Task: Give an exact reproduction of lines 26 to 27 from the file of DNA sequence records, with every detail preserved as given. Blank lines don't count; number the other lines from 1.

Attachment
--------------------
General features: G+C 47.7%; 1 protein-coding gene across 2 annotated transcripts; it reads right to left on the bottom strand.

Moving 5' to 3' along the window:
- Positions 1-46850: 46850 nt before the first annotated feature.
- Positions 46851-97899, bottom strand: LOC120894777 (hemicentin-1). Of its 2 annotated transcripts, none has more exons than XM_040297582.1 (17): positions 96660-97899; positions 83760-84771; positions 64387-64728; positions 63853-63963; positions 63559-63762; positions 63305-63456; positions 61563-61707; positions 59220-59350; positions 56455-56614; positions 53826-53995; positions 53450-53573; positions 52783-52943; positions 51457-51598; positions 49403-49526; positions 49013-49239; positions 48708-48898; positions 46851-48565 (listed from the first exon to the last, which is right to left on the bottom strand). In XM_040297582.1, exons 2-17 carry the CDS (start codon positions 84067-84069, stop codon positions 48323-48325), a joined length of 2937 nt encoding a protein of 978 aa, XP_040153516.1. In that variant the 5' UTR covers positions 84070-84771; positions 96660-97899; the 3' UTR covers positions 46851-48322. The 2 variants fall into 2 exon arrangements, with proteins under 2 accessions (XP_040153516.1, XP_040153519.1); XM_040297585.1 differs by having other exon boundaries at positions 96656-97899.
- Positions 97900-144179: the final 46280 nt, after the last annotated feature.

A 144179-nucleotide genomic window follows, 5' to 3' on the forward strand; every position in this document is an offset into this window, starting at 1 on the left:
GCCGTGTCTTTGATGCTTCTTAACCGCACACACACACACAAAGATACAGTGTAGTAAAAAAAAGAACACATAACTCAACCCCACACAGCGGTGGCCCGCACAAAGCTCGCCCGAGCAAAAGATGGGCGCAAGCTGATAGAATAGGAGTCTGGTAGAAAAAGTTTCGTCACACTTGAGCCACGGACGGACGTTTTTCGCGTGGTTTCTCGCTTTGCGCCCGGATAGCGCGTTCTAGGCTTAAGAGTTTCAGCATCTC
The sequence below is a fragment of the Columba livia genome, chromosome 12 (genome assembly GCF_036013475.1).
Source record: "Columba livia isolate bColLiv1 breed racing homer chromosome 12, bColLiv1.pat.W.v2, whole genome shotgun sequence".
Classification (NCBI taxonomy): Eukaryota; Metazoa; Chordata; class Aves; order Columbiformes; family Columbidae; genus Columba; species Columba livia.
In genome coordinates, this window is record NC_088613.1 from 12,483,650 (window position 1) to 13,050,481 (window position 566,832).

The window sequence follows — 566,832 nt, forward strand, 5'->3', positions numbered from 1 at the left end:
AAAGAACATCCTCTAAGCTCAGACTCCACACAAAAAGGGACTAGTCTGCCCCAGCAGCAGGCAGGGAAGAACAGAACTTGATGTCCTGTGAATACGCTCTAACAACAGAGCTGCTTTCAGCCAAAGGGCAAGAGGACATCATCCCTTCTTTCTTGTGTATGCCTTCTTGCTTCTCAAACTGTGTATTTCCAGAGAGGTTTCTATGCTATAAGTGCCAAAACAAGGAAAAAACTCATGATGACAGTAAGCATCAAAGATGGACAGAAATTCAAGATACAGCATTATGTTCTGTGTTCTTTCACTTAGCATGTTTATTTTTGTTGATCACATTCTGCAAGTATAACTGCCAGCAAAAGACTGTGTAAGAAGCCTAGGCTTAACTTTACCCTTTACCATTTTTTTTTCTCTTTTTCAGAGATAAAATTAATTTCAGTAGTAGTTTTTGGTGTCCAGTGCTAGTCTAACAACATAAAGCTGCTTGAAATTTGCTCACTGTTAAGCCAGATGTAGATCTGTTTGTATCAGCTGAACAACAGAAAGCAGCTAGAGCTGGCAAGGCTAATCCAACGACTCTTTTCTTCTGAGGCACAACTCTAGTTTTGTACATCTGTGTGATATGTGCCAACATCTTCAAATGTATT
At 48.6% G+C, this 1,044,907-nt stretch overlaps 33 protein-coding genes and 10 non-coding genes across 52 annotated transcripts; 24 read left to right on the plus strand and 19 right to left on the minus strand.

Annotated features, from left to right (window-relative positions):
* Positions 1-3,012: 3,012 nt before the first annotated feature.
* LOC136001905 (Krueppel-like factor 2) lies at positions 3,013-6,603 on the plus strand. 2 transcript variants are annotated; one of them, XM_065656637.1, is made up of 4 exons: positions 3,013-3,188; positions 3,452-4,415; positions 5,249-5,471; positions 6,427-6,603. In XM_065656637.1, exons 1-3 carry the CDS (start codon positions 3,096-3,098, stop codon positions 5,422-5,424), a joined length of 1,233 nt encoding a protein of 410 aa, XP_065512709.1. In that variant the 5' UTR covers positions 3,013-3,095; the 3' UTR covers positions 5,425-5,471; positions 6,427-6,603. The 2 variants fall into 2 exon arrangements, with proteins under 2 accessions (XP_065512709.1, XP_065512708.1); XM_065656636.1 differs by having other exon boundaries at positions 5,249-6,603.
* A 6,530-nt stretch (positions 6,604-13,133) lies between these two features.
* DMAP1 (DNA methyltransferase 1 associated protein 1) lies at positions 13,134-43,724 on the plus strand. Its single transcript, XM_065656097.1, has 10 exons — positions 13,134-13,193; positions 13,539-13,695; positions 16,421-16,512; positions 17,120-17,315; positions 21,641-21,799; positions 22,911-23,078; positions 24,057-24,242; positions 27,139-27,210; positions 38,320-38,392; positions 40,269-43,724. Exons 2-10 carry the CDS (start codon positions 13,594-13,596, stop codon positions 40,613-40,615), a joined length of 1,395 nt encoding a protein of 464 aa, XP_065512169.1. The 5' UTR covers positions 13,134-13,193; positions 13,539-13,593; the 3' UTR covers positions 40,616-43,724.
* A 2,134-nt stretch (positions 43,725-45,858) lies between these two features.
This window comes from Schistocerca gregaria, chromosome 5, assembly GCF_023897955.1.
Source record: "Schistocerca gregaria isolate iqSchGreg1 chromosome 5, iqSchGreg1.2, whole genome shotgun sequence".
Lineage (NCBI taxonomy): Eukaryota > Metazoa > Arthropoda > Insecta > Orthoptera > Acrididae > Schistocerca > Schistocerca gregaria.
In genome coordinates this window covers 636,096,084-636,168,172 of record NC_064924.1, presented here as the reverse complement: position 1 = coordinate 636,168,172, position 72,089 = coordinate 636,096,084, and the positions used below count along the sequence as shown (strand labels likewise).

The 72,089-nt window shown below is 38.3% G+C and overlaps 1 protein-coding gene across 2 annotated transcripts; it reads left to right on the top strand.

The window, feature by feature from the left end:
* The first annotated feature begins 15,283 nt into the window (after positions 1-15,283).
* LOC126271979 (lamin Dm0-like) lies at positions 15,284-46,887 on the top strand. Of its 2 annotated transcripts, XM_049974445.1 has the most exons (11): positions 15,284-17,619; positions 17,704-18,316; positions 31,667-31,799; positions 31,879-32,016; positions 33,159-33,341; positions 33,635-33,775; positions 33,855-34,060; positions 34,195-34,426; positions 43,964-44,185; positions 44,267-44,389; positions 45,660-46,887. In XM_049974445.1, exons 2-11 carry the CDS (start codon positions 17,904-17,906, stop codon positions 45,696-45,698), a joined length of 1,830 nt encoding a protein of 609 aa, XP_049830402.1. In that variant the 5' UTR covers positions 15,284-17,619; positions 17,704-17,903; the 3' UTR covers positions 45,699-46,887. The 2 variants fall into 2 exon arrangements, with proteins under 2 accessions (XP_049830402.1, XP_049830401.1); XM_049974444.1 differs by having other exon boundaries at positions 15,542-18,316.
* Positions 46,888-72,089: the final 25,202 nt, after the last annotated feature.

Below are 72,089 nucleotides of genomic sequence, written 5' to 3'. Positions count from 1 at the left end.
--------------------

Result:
The window, feature by feature from the left end:
* The first annotated feature begins 15,283 nt into the window (after positions 1-15,283).